Early Adopters Scream: I Want My Converged Handset! - InformationWeek

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6/13/2007
10:16 AM
Eric Ogren
Eric Ogren
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Early Adopters Scream: I Want My Converged Handset!

Okay, that may not be the sexiest rallying cry ever uttered, but In-Stat insists that the early adopter crowd in the U.S. wants Wi-Fi on board whatever device replaces their current phone. The impetus behind the demand? Techies want to be able to take advantage of VoIP services. Do businesses fall into that

Okay, that may not be the sexiest rallying cry ever uttered, but In-Stat insists that the early adopter crowd in the U.S. wants Wi-Fi on board whatever device replaces their current phone. The impetus behind the demand? Techies want to be able to take advantage of VoIP services. Do businesses fall into that mix?Nearly 50% of U.S. early adopters are planning to replace their phones with Wi-Fi enabled devices. And they plan to do more than use the Wi-Fi simply to avoid using their network operator's wireless data networks. It's all about VoIP, baby! VoIP will be gi-normous. The number of converged handsets shipped with some form of SIP voice support is forecasted to exceed 50 million by 2011, according to In-Stat.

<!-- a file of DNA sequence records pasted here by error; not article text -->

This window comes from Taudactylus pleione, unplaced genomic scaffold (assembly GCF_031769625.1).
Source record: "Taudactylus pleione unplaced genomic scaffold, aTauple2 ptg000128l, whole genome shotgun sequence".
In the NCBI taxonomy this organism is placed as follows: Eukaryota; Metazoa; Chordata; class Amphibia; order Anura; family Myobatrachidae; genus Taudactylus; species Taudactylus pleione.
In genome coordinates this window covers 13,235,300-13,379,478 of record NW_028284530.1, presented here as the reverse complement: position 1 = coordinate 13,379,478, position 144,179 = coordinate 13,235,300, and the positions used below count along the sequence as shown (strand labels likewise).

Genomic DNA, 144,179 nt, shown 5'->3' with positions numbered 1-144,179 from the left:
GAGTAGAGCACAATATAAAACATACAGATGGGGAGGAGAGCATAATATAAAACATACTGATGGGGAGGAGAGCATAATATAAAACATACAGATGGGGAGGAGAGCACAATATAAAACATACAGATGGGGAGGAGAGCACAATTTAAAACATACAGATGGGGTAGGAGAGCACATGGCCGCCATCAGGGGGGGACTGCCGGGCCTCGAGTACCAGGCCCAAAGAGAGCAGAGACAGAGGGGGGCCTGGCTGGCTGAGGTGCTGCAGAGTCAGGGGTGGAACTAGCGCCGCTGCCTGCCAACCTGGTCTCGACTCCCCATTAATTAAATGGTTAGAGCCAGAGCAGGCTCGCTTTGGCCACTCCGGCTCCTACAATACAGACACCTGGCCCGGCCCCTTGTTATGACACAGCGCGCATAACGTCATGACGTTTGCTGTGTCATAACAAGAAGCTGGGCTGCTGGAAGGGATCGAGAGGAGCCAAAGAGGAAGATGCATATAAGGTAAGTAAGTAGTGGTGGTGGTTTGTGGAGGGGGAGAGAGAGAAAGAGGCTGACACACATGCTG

"In the years ahead, dual-mode VoIP-capable phone systems will have increasing competition from other technologies, like femtocells for cellular coverage, but widespread Wi-Fi deployment and the variety of Wi-Fi/Cellular handsets offers Wi-Fi/Cellular-based systems a significant head start in the market," said Allen Nogee, In-Stat principal analyst in a prepared statement. "Other technologies, such as WiMAX and Ultra Wideband, are also poised to enter the handset market, but Wi-Fi fills a unique niche that WiMAX and UWB cannot match."

I wasn't part of the In-Stat survey, but I agree wholeheartedly with the results. My next phone will have Wi-Fi. Period. There's just no compromising on that spec. The problem right now is that my choices are severely limited. That's all set to change, though, according to In-Stat. The number of Wi-Fi-enabled handsets on the market will surpass 100 models by the end of the year. The survey is mum on the breakdown of enterprise early adopters, but I would bet a nice chunk of the early adopter set would be using their devices for business purposes. As evidenced by the large trade shows earlier this year, smartphones are going to represent a larger and larger portion of the overall phone market. And smartphones are the most likely candidates to include Wi-Fi. That means business users, as well as prosumers, will be leading the charge.

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